No one from my old life would. Heart jumping, I sat back and settled Lily. She was falling towards sleep again, her rosebud mouth making little sucking noises. Love rose like a sickness. This has to work. ‘Where to?’ I met the driver’s disinterested gaze in the rear-view mirror, then took a last look through the window at the dreary grey afternoon, where the couple were now quietly arguing at the pavement’s edge. ‘Victoria Station, please.’ Once there, I’d buy a ticket and take a coach for the last leg of my trip; to my aunt’s home in deepest Wales where, I prayed, no one would ever find us. Chapter 3 It felt strange at first, being on the opposite side of the road. I kept catching my breath whenever a car drove past in the ‘wrong’ lane, but after feeding and changing Lily, glad of the empty seat on the coach beside me, I finally dozed, worn out from adrenaline and the flight. My body was still running on a different time zone, aware it was early afternoon in Manhattan. It was seven-thirty and dark by the time we reached Fenbrith and rain was falling steadily. Lily awoke, blinking her round brown eyes – recently darkened from blue – as she looked about, her tiny fingers splayed out on my chest. ‘Hello, little mouse.’ I felt an ache in my lower back as I rose.

‘Looks like we’re here.’ The driver got out and dumped my case on the rain-slicked ground. ‘OK?’ he asked as I disembarked, as if compelled to question the silent woman he’d just driven for over five hours and two hundred miles. I forced a bland smile, one hand cupping Lily’s head as I summoned my steadiest voice. ‘Yes, thank you. It’s been a long day that’s all. We’ll be glad to get out of this weather.’ Long day. Weather. I was speaking a universal code. ‘You and me both.’ The driver nodded in tacit understanding. ‘On holiday, are you?’ ‘Something like that.’ ‘Well, this time of year Snowdonia’s not too busy so make the most of it.’ ‘I will.

’ Every contact leaves a trace. I realised afresh how hard it was to truly disappear, to become invisible. Especially somewhere like this, where a stranger was bound to stand out. Patrick doesn’t know where you are. For a second, as the coach pulled away, I imagined him appearing behind me, saw the flash of anger in his night-dark eyes and felt the grip of his fingers on my shoulder. You didn’t really think I’d let you go, did you? I wheeled around, a tremor running through me. There was no one there, just Lily and me on the empty street. The rain had eased, but Lily was growing restless, flexing against me, unhappy at being back in her carrier. It had been a couple of hours since her last feed, which I’d undertaken in a sleepy haze, thankful I’d stuck to my guns and continued to secretly breastfeed whenever I could, despite Patrick insisting I use formula or at least pump and freeze, as if I was a machine – or a cow. It was clear by then that fatherhood didn’t suit him. Or maybe it was because Lily wasn’t the son he’d longed for. Shivering with cold, desperate to get my baby to warmth and safety, I moved closer to the pub I was standing outside; a low-roofed building with light spilling from diamond-paned windows. The Carpenter’s Arms, according to the sign, which creaked in the breeze like something from a horror film. The pub where I’d arranged to meet Morag. As I bumped my suitcase into a sheltered porch in front of the door, I briefly considered phoning my mother to let her know I was in the country, but it was better she didn’t know in the unlikely event that Patrick decided to call her.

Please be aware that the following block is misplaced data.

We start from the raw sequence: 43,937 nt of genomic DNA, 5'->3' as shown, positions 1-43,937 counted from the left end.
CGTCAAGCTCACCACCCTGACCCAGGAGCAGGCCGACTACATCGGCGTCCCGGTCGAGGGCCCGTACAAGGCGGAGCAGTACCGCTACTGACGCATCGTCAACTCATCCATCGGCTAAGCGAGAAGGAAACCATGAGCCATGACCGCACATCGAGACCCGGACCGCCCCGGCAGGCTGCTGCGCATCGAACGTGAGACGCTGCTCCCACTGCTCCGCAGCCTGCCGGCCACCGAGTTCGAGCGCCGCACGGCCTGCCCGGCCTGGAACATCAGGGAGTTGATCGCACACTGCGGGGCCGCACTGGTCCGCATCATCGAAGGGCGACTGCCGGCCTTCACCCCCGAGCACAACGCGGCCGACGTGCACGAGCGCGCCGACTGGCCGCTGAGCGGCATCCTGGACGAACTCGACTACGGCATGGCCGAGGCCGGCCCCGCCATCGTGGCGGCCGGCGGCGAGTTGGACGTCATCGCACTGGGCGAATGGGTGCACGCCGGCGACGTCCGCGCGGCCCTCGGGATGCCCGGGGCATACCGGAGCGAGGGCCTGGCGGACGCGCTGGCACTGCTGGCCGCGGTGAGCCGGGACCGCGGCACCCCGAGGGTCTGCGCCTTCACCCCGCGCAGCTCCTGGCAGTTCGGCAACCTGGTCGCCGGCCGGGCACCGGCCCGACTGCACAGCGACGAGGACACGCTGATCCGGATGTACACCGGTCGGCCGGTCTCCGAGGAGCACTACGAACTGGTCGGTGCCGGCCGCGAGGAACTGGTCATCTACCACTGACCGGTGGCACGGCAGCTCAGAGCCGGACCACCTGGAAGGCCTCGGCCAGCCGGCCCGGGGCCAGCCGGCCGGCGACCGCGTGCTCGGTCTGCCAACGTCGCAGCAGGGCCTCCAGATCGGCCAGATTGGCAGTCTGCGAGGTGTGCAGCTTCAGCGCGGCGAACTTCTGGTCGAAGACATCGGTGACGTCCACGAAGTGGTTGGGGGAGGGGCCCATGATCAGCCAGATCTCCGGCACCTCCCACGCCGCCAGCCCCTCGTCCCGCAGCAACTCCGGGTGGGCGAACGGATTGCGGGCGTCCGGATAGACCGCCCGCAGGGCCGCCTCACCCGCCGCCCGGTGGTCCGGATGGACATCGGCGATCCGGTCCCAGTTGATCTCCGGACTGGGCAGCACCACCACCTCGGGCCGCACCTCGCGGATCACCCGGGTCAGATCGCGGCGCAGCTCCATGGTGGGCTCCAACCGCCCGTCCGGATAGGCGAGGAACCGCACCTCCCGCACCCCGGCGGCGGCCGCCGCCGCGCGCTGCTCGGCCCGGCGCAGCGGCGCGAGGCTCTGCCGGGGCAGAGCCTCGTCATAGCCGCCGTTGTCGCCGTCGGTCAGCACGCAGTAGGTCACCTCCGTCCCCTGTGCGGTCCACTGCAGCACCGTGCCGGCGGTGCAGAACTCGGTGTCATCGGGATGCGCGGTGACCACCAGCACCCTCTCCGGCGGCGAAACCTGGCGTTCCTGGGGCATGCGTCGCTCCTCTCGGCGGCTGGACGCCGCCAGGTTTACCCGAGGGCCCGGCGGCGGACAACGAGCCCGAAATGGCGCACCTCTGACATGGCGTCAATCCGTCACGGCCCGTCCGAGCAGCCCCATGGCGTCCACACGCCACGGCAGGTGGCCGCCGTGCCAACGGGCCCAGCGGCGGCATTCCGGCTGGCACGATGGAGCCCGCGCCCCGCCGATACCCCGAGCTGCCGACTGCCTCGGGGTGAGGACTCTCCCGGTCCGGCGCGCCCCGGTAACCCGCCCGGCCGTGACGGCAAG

Then I remembered; she didn’t have the same surname as me, had changed it after my father’s death, which would make her hard to find. An image of Patrick rushed in again, his lip curled in anger. I squashed it down. The day was taking its toll. I needed to sleep properly, in a bed, and give myself time to adjust to my surroundings. I hoped Morag was already waiting in the pub. She lived three miles from the village. I could hardly walk in the dark with a baby and a suitcase, and didn’t want to attract attention by taking a local taxi – if there was such a thing in this tiny hamlet. It had the air of a place from a bygone era. I wouldn’t have been surprised to see a pony and trap clatter past. As Lily let out a thin wail, I reached for the worn brass knob on the door just as it swung inwards. A wave of beer-scented warmth, the chink of glasses and the sound of laughter hit me. A pungent aroma of food made my mouth water. When had I last eaten? I stood back, a protective arm across Lily, and yanked my suitcase out of the way as a woman emerged, backlit by the brightness inside so I couldn’t make out her features. She half-turned, starting at the sight of me lurking by the door.

As Lily began crying in earnest, a tired sound that squeezed my heart, the woman’s eyes met mine. I was aware of her comforting scent; laundry powder overlaid with something earthy; the smell of a garden, a hint of rosemary, and when she spoke, I instantly recognised her voice: raspy with a hint of steel, her Welsh accent barely detectable. ‘There you are,’ she said. ‘Why are you hiding out here?’ ‘Hey, Aunt Morag.’ I heard my slight American intonation and knew I’d have to lose it. ‘It’s good to see you.’ She stared for a long moment, the silence punctuated by Lily’s intermittent cries, then let the pub door close behind her. ‘We’d better go.’ She jerked her head at the tiny car park at the side of the pub. ‘You’ll catch your death out here.’


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Updated: 8 May 2021 — 19:34